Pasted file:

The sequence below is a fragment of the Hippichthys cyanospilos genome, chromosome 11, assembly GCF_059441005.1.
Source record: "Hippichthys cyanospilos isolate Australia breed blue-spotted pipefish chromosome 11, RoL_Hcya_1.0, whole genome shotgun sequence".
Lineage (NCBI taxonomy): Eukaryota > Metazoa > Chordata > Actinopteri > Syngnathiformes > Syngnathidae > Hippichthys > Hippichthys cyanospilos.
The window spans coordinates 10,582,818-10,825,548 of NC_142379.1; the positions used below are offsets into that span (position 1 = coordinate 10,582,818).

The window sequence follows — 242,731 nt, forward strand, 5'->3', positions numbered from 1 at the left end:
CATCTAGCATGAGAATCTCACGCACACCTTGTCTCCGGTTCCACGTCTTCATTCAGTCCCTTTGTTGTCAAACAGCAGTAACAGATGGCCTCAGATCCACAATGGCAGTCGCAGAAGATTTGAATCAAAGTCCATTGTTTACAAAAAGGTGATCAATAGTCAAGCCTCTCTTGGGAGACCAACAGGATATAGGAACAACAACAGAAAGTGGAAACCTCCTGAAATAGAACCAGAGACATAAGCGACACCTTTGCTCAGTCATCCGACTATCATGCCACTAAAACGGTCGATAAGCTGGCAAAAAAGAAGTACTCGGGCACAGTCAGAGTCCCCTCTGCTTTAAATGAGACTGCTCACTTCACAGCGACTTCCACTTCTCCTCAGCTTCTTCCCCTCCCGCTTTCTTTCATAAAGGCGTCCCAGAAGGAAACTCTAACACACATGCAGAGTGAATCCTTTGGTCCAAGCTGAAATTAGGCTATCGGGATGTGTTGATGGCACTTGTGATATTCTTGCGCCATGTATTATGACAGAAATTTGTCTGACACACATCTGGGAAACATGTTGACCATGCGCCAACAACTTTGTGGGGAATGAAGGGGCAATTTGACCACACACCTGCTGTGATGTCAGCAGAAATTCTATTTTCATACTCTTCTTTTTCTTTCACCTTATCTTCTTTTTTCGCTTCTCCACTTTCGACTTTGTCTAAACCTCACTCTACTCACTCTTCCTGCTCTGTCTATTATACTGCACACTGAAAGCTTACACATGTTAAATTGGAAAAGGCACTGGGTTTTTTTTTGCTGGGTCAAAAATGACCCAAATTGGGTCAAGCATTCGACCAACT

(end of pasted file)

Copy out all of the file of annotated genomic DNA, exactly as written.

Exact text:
The sequence below is a fragment of the Hippichthys cyanospilos genome, chromosome 11, assembly GCF_059441005.1.
Source record: "Hippichthys cyanospilos isolate Australia breed blue-spotted pipefish chromosome 11, RoL_Hcya_1.0, whole genome shotgun sequence".
Lineage (NCBI taxonomy): Eukaryota > Metazoa > Chordata > Actinopteri > Syngnathiformes > Syngnathidae > Hippichthys > Hippichthys cyanospilos.
The window spans coordinates 10,582,818-10,825,548 of NC_142379.1; the positions used below are offsets into that span (position 1 = coordinate 10,582,818).

The window sequence follows — 242,731 nt, forward strand, 5'->3', positions numbered from 1 at the left end:
CATCTAGCATGAGAATCTCACGCACACCTTGTCTCCGGTTCCACGTCTTCATTCAGTCCCTTTGTTGTCAAACAGCAGTAACAGATGGCCTCAGATCCACAATGGCAGTCGCAGAAGATTTGAATCAAAGTCCATTGTTTACAAAAAGGTGATCAATAGTCAAGCCTCTCTTGGGAGACCAACAGGATATAGGAACAACAACAGAAAGTGGAAACCTCCTGAAATAGAACCAGAGACATAAGCGACACCTTTGCTCAGTCATCCGACTATCATGCCACTAAAACGGTCGATAAGCTGGCAAAAAAGAAGTACTCGGGCACAGTCAGAGTCCCCTCTGCTTTAAATGAGACTGCTCACTTCACAGCGACTTCCACTTCTCCTCAGCTTCTTCCCCTCCCGCTTTCTTTCATAAAGGCGTCCCAGAAGGAAACTCTAACACACATGCAGAGTGAATCCTTTGGTCCAAGCTGAAATTAGGCTATCGGGATGTGTTGATGGCACTTGTGATATTCTTGCGCCATGTATTATGACAGAAATTTGTCTGACACACATCTGGGAAACATGTTGACCATGCGCCAACAACTTTGTGGGGAATGAAGGGGCAATTTGACCACACACCTGCTGTGATGTCAGCAGAAATTCTATTTTCATACTCTTCTTTTTCTTTCACCTTATCTTCTTTTTTCGCTTCTCCACTTTCGACTTTGTCTAAACCTCACTCTACTCACTCTTCCTGCTCTGTCTATTATACTGCACACTGAAAGCTTACACATGTTAAATTGGAAAAGGCACTGGGTTTTTTTTTGCTGGGTCAAAAATGACCCAAATTGGGTCAAGCATTCGACCAACT